How you approach and communicate when you're feeling triggered makes all the difference.
There are so many moments in our lives when we feel stuck. We see how we "want" to be yet recognize that the negative thoughts and feelings we have are the result of certain triggers (that is, situations or people) that make us feel powerless, reconnect us to the pain we are trying to leave behind, or create icky feelings of frustration. What’s most difficult is that it can happen when we least expect it--even those moments when we are feeling super groovy.
When you are triggered, however, it doesn’t mean you have to stay "stuck" in this ick feeling. There are techniques you can use to become aware of your "re-actions" and then help you become responsible for changing your thoughts, feelings and actions so you can literally catapult yourself to a new level of awareness, happiness, and ultimately love of self and others. Here’s an example of how negative victim or conflict thinking can manifest inside your head via the "word" of the inner critical voice I often refer to as the "dark side" voice:
Situation: Your hear your boyfriend (date, friend, partner) talking to your best friend using communication you feel isn’t effective. You feel like it's having a negative effect on your friend. You feel you must confront him about it, but you're concerned how he will react to your comments.
Think about how you typically might respond to this scenario. If you are intimidated or "walk on eggshells" when you have to confront your boyfriend, you might be afraid you aren’t communicating your thoughts appropriately. Conversely, perhaps you confront your boyfriend using language that's perceived as being "bossy" or "controlling." Either way, consider how you might BEST deliver the message. Think about your body language, the tone of your voice, and other key characteristics that will impact how your message is received.
Remember, however, that you can manage your thoughts, feelings and actions and move past STUCK to create a win-win result that leaves you feeling empowered, happy, and satisfied. Here are some possible options to avoid, followed by some suggestions for change.
Thoughts: "Why is he doing this to me again? He just doesn’t care about how it makes me feel." If you remain in this energetic level, you most likely choose not to confront your boyfriend. Instead, you try to ignore the feelings and hope it just "goes away."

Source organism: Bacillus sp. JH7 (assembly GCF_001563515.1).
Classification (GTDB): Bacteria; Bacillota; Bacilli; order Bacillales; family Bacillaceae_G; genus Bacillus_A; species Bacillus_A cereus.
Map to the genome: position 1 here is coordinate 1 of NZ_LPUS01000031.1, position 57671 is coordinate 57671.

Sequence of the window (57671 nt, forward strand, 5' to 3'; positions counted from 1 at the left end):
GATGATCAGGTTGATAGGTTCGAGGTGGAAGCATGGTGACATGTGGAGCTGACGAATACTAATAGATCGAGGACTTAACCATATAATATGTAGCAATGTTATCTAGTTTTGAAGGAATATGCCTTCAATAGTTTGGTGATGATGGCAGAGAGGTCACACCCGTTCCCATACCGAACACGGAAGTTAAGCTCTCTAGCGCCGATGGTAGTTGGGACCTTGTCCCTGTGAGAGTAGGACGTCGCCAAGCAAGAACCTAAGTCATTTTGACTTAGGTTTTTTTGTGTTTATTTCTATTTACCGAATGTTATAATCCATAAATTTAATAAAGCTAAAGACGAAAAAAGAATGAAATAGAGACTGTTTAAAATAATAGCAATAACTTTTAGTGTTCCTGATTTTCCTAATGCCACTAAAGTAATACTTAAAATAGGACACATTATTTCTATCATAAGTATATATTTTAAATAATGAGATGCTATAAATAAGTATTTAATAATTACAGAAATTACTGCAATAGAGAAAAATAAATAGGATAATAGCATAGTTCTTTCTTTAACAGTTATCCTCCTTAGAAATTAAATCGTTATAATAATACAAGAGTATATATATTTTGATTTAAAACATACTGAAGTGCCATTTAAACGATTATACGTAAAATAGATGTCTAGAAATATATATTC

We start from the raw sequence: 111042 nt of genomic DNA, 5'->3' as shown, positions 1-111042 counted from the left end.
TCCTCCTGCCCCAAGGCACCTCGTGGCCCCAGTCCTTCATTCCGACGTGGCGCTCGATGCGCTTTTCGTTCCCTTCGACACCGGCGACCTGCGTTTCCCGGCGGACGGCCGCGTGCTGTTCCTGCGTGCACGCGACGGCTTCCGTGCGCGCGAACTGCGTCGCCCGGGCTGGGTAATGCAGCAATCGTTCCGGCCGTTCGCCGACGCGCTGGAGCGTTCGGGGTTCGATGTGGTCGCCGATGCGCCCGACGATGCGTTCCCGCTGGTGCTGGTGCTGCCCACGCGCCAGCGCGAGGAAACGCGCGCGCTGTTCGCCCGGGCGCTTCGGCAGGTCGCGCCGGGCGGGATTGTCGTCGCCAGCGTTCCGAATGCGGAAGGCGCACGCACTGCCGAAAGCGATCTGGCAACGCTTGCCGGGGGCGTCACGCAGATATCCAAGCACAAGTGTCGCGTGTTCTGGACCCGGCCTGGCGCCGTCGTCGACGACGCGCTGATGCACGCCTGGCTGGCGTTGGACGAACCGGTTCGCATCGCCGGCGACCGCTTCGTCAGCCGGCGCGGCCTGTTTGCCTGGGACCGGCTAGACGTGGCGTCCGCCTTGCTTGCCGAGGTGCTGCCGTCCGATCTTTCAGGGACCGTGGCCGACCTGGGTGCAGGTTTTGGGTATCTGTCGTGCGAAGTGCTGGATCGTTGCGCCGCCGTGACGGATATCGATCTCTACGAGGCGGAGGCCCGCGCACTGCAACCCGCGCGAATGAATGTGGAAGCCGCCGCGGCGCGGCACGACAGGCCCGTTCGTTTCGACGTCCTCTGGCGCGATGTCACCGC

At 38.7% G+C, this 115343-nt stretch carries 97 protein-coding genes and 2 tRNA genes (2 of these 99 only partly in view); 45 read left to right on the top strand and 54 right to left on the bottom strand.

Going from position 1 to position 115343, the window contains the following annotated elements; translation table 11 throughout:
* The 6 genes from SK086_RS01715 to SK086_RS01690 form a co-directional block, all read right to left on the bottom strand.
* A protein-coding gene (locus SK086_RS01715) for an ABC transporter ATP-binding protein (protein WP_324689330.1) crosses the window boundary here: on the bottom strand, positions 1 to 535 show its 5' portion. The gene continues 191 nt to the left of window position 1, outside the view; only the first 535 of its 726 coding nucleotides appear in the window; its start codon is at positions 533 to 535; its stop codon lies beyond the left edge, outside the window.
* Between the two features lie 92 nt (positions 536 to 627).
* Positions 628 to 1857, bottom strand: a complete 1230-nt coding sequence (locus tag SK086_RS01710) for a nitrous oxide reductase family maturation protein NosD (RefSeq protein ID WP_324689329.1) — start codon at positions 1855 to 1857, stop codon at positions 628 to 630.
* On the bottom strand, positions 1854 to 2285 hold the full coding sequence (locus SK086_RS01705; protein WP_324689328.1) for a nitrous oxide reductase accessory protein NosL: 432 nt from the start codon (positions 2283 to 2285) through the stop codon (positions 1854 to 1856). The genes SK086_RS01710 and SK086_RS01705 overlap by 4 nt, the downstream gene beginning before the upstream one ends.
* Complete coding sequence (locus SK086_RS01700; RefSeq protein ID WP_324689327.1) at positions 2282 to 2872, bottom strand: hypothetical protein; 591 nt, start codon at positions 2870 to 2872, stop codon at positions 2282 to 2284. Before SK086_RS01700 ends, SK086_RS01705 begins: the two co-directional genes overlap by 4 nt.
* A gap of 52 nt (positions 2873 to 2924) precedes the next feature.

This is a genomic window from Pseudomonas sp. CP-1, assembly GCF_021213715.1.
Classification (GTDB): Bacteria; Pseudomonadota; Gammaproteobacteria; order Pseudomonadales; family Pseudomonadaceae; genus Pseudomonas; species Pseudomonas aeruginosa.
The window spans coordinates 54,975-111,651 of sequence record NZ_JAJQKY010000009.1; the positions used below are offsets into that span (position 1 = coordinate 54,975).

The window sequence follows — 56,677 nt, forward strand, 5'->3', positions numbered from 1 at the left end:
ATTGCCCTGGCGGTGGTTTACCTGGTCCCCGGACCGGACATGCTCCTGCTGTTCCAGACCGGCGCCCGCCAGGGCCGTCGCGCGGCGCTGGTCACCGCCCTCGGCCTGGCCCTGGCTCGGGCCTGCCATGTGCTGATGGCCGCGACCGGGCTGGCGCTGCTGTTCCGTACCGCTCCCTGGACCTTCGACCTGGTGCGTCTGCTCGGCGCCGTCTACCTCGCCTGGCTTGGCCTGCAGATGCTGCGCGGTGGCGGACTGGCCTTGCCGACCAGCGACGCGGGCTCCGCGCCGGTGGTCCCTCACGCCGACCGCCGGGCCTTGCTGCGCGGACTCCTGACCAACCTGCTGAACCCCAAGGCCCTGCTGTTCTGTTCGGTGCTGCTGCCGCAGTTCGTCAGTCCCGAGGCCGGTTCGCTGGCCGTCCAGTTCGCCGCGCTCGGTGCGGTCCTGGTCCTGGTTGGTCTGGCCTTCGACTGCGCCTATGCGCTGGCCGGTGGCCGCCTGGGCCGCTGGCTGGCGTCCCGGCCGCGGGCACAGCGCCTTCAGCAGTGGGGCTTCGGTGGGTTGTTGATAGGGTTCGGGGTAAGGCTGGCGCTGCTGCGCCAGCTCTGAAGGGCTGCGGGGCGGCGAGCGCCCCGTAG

Thoughts: "He is such a jerk. I can’t believe he just doesn’t get it. I’m so pissed off; I can’t believe I have to deal with this." If you stay in this energetic level, you might say this to your boyfriend: "What were you thinking? You are upsetting everyone, and I don’t have time to deal with this. UGH. You need to fix this, NOW."
The Pro-Active Response
Thoughts: "There has to be a way to resolve this without too much pain. How can I manage his ego to make him apologize and change his behavior?" Using this approach, you might choose words that include a conversation that goes like this: "I'm wondering how you might best get your point across to my friend without too much grief. What do you suggest?"
The Nurturing Response
Thoughts: "I feel bad for my friend, and I want her to feel safe. I also care about my boyfriend, and I don’t want to upset him or make him feel badly." In this scenario, you could approach your boyfriend using words such as, "We have a problem. I consider myself responsible because up until now I've never mentioned it. I know you mean well telling my friend your point of view, but she may not hear you clearly sometimes. How can we communicate to her in a way in which she feels secure and also hears your opinion?"
The "Everything Is an Opportunity to Learn" Approach
Thoughts: "My boyfriend and I typically communicate effectively most of the time. This situation with my friend is a great opportunity for both of us to practice giving and receiving feedback. I can’t even imagine where we could go once we take it to the next level." When you are truly in a space in which each challenge creates an opportunity to learn, the words you use with your boyfriend might be, "I think this is a perfect opportunity to connect better so that we both feel acknowledged. Let’s brainstorm how we could both communicate better--not just with each other, but with the other people in our lives."
The "Zen" Approach
Thoughts: "What we feel within is often projected unto others." This situation is a great exercise in self-awareness. Those who live a Zen life are able to truly disengage from the "trigger" that typically might impact their thoughts, feelings and actions. In this scenario, the words might be, "I’m enjoying watching this dynamic between you and other people. I’m learning so much in the process. I can totally see myself in your shoes, and I can also imagine how my friend might have felt. How are you experiencing this?"
What’s important to know is that we all move fluidly between each of these approaches throughout each day. Once we become free from the blocks that make us feel triggered, however, we begin to experience situations differently, feeling increased levels of happiness.
Take a look at what makes you feel stuck these days. Loneliness? Grieving over a lost relationship? Feeling like your dream business is an impossible dream? Whatever the thoughts, feelings or actions, review the approaches listed above and notice where you land. Then, create new scenarios of "self talk" using a different approach.